Reclaiming Common Sense

This week, contrary to what you may have read or heard elsewhere, was a pretty good for economic data. We received seriously good retail data, strengthening new construction data, historic unemployment claims data, and data recording a record existing home average sales price for the month of September.


(Oct. 15) This week was a big week for data other than the Jobs report data. This column produces forecast articles as well as results articles. "September Real Estate Forecast: More Good News" examined the data for new construction, new home sales, and existing home sales. It was projected that we would receive good data for new construction, mostly good data for existing home sales, with question marks regarding inventory and units sold, and new home sales.


(Oct. 15) A second forecast article was published last week for this week's MARTS retail report. We received the Monthly and Annual Retail Trade Survey data for September. We saw month to month, non-seasonally adjusted reductions in sales, as projected. We also saw September to September increases, as expected. "September Retail Report: Growth and Revisions" details how we are still on track for our best retail sales year.


(Oct. 16) A report that is receiving so attention these days is the "Job Openings and Labor Turnover Survey (JOLTS.)" This report covers the month of August. Remember hat we received the Jobs Report for the Month of September two weeks ago.  Some in the media are discussing how the Job Openings data has more job openings than we have unemployed workers. The problem is that the JOLTS data resembles the Current Employment Statistics (CES) worker data, while the Unemployment data is found in the Current Populations Survey (CPS) Jobs data.  Three different surveys - measuring three different things. You might as well compare a red apple with a pomegranate and a red Anjou pear. "August JOLTS: Some Surprises" digs into the data and details how three of the four sectors with the highest quits and the most jobs openings are three of the four lowest weekly wage sectors.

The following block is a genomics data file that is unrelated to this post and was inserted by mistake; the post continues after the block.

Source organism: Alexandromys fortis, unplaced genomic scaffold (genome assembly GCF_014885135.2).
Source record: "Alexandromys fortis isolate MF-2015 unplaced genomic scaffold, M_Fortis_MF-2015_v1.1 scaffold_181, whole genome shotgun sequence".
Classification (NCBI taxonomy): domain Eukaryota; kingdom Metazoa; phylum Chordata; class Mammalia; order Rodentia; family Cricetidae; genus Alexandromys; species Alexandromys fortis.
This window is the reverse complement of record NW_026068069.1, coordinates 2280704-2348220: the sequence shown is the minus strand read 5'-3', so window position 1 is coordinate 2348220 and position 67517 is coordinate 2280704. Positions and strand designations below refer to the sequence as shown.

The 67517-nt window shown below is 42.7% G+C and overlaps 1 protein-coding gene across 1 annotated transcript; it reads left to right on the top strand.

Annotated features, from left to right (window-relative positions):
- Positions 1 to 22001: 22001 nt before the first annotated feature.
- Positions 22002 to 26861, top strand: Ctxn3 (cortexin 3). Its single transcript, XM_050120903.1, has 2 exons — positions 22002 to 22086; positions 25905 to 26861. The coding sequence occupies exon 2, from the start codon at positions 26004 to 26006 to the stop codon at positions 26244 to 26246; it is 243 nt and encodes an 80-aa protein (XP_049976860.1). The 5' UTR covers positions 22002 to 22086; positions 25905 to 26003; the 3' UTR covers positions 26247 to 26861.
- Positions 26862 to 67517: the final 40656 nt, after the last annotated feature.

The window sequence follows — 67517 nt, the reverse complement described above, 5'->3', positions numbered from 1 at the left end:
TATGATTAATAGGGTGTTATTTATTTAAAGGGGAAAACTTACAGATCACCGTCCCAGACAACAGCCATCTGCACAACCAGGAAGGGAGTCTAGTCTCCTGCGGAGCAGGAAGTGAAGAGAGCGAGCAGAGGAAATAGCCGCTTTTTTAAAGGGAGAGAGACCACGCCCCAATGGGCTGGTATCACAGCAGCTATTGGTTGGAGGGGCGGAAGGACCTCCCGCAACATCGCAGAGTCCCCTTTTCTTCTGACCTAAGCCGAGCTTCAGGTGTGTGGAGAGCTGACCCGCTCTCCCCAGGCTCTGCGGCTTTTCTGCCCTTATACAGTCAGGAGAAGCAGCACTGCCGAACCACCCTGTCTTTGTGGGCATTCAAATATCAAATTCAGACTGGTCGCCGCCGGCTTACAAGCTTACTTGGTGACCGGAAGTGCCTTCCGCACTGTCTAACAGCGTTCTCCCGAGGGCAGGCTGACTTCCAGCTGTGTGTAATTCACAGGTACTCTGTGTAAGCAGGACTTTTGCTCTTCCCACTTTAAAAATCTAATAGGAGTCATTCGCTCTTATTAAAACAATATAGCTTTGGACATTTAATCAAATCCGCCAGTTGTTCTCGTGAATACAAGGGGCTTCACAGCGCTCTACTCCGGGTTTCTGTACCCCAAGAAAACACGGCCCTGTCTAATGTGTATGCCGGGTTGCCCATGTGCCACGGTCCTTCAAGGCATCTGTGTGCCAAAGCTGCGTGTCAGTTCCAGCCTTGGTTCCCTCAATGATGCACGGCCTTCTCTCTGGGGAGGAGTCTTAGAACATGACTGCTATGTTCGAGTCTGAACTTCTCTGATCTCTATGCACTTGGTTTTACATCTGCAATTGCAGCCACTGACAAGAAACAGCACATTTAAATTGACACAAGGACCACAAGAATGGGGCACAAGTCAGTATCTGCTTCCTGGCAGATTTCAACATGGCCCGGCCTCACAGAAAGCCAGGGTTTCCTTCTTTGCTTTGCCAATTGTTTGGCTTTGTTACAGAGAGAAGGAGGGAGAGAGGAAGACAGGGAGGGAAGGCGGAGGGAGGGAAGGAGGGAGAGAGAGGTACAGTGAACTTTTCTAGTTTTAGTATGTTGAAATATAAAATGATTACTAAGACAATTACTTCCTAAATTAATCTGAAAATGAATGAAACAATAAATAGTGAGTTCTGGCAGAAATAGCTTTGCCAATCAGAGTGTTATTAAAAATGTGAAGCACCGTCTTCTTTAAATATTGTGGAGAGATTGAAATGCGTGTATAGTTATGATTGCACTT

(Oct. 17) Wednesday we received the New Construction Data for September. This news was muted. Much like with the September MARTS data, the "rest of the world" was buying the seasonally adjusted new home starts, new units under construction, and new home completions data. "September Surge in New Construction" details how we saw the best September data for new construction starts, units under construction, and completions since 2008.


(Oct. 18) Did you know that they still produce a weekly unemployment claims report? Did you know that  we have had 19 weeks where the non-seasonally adjusted first-time unemployment claims data has been recorded under 200,000 claims, tying the record set during 1967? Did you know that we have fewer continuing claims, as a percentage of the insured unemployment population, than we have ever had? This is no Trick. This is a "Weekly Unemployment Claims Treat."


(Oct. 19) The September Existing Home Sales data was mostly a treat with a minor trick. We saw the average sales price rise from last September's record average sales price for the month of September. We saw the September inventory drop from the August level, as expected, and increase from last year's record low for the month of September. We still have fewer than 2 million existing homes for sale. Unfortunately, we also saw a drop in units sold. We saw the fewest existing homes sold during the month of September since September of 2012.


Overall, the economic data was very good. Unfortunately, the good economic data was obscured by the murder of a foreign national, in a foreign embassy, in a foreign land. The good economic data was also pushed aside by the pending migration of Central and South American Asylum seekers who are heading towards the southern border of The United States.


It's the economy.